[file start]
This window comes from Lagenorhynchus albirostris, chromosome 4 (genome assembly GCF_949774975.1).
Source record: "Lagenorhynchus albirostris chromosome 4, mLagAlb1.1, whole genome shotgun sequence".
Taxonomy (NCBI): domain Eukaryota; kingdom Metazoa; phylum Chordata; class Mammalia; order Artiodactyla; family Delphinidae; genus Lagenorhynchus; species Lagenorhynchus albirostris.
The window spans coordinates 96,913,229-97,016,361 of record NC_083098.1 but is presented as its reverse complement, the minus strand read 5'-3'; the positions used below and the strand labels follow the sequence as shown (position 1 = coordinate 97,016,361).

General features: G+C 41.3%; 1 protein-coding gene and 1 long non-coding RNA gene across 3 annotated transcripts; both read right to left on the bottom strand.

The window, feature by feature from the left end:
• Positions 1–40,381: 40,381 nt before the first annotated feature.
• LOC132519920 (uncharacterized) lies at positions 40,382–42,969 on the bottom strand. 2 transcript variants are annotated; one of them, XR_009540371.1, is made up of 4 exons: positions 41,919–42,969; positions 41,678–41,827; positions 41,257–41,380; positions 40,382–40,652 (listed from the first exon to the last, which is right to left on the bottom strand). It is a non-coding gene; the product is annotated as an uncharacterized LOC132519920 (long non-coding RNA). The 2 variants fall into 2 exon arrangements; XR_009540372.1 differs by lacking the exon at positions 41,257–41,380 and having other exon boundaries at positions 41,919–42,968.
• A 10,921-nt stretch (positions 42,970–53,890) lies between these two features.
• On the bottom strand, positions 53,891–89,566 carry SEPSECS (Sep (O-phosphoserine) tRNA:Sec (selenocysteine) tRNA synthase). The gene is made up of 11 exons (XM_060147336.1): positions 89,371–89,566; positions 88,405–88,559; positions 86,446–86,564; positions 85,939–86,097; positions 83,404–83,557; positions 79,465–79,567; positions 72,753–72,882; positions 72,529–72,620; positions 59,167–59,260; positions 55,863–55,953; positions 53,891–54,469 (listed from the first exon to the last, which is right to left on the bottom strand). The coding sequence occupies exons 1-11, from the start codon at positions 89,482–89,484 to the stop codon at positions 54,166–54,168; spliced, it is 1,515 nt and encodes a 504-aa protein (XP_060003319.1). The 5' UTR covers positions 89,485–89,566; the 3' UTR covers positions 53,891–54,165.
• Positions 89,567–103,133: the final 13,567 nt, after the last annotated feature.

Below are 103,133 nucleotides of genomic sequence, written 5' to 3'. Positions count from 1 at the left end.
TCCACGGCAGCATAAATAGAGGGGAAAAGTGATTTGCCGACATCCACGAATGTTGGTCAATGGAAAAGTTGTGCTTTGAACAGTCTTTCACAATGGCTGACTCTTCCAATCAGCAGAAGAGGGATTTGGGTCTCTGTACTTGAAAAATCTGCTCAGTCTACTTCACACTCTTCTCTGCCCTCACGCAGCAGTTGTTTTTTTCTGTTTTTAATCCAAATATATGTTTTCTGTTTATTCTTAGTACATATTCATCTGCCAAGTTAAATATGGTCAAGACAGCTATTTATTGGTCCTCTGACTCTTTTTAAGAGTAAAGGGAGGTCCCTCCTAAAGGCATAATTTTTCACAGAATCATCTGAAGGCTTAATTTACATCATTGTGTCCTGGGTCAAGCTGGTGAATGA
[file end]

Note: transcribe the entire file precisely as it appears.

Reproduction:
This window comes from Lagenorhynchus albirostris, chromosome 4 (genome assembly GCF_949774975.1).
Source record: "Lagenorhynchus albirostris chromosome 4, mLagAlb1.1, whole genome shotgun sequence".
Taxonomy (NCBI): domain Eukaryota; kingdom Metazoa; phylum Chordata; class Mammalia; order Artiodactyla; family Delphinidae; genus Lagenorhynchus; species Lagenorhynchus albirostris.
The window spans coordinates 96,913,229-97,016,361 of record NC_083098.1 but is presented as its reverse complement, the minus strand read 5'-3'; the positions used below and the strand labels follow the sequence as shown (position 1 = coordinate 97,016,361).

General features: G+C 41.3%; 1 protein-coding gene and 1 long non-coding RNA gene across 3 annotated transcripts; both read right to left on the bottom strand.

The window, feature by feature from the left end:
• Positions 1–40,381: 40,381 nt before the first annotated feature.
• LOC132519920 (uncharacterized) lies at positions 40,382–42,969 on the bottom strand. 2 transcript variants are annotated; one of them, XR_009540371.1, is made up of 4 exons: positions 41,919–42,969; positions 41,678–41,827; positions 41,257–41,380; positions 40,382–40,652 (listed from the first exon to the last, which is right to left on the bottom strand). It is a non-coding gene; the product is annotated as an uncharacterized LOC132519920 (long non-coding RNA). The 2 variants fall into 2 exon arrangements; XR_009540372.1 differs by lacking the exon at positions 41,257–41,380 and having other exon boundaries at positions 41,919–42,968.
• A 10,921-nt stretch (positions 42,970–53,890) lies between these two features.
• On the bottom strand, positions 53,891–89,566 carry SEPSECS (Sep (O-phosphoserine) tRNA:Sec (selenocysteine) tRNA synthase). The gene is made up of 11 exons (XM_060147336.1): positions 89,371–89,566; positions 88,405–88,559; positions 86,446–86,564; positions 85,939–86,097; positions 83,404–83,557; positions 79,465–79,567; positions 72,753–72,882; positions 72,529–72,620; positions 59,167–59,260; positions 55,863–55,953; positions 53,891–54,469 (listed from the first exon to the last, which is right to left on the bottom strand). The coding sequence occupies exons 1-11, from the start codon at positions 89,482–89,484 to the stop codon at positions 54,166–54,168; spliced, it is 1,515 nt and encodes a 504-aa protein (XP_060003319.1). The 5' UTR covers positions 89,485–89,566; the 3' UTR covers positions 53,891–54,165.
• Positions 89,567–103,133: the final 13,567 nt, after the last annotated feature.

Below are 103,133 nucleotides of genomic sequence, written 5' to 3'. Positions count from 1 at the left end.
TCCACGGCAGCATAAATAGAGGGGAAAAGTGATTTGCCGACATCCACGAATGTTGGTCAATGGAAAAGTTGTGCTTTGAACAGTCTTTCACAATGGCTGACTCTTCCAATCAGCAGAAGAGGGATTTGGGTCTCTGTACTTGAAAAATCTGCTCAGTCTACTTCACACTCTTCTCTGCCCTCACGCAGCAGTTGTTTTTTTCTGTTTTTAATCCAAATATATGTTTTCTGTTTATTCTTAGTACATATTCATCTGCCAAGTTAAATATGGTCAAGACAGCTATTTATTGGTCCTCTGACTCTTTTTAAGAGTAAAGGGAGGTCCCTCCTAAAGGCATAATTTTTCACAGAATCATCTGAAGGCTTAATTTACATCATTGTGTCCTGGGTCAAGCTGGTGAATGA